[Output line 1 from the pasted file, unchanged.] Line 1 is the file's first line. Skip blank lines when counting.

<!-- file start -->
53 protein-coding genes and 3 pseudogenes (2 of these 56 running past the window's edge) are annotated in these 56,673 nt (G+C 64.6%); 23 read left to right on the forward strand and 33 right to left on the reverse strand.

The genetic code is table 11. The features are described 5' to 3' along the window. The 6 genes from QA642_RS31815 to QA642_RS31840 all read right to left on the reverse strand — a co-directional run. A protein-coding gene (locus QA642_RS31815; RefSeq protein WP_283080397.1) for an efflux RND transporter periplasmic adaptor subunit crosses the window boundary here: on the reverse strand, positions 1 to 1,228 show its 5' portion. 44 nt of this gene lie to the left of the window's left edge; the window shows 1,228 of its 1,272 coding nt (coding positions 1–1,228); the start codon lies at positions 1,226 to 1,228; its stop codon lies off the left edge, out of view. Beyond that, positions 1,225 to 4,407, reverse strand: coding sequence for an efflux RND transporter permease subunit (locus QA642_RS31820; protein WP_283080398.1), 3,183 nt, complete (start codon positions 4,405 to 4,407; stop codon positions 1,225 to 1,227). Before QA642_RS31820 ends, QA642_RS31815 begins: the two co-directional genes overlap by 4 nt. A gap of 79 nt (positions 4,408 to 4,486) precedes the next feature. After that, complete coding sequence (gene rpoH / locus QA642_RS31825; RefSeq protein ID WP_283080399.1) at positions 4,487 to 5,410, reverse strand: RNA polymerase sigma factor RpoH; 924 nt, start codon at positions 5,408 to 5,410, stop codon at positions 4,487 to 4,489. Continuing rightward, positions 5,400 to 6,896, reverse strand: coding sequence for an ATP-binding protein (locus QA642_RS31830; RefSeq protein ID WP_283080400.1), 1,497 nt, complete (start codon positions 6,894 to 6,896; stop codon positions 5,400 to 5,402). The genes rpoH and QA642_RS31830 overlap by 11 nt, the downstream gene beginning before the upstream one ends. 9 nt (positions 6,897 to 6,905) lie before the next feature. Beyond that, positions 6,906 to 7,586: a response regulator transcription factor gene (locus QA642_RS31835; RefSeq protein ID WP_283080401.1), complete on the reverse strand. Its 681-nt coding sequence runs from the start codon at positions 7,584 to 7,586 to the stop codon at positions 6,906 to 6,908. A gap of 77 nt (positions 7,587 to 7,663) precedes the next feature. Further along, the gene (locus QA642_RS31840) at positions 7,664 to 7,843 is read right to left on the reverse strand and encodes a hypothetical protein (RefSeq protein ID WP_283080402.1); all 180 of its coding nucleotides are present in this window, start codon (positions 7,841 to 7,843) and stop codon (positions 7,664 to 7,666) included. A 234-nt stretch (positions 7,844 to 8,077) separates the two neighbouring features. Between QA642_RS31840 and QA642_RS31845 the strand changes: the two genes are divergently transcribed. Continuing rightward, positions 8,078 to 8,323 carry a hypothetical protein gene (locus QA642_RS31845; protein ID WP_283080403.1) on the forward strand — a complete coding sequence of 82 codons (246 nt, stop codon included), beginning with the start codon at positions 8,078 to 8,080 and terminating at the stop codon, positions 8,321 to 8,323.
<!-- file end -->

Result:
53 protein-coding genes and 3 pseudogenes (2 of these 56 running past the window's edge) are annotated in these 56,673 nt (G+C 64.6%); 23 read left to right on the forward strand and 33 right to left on the reverse strand.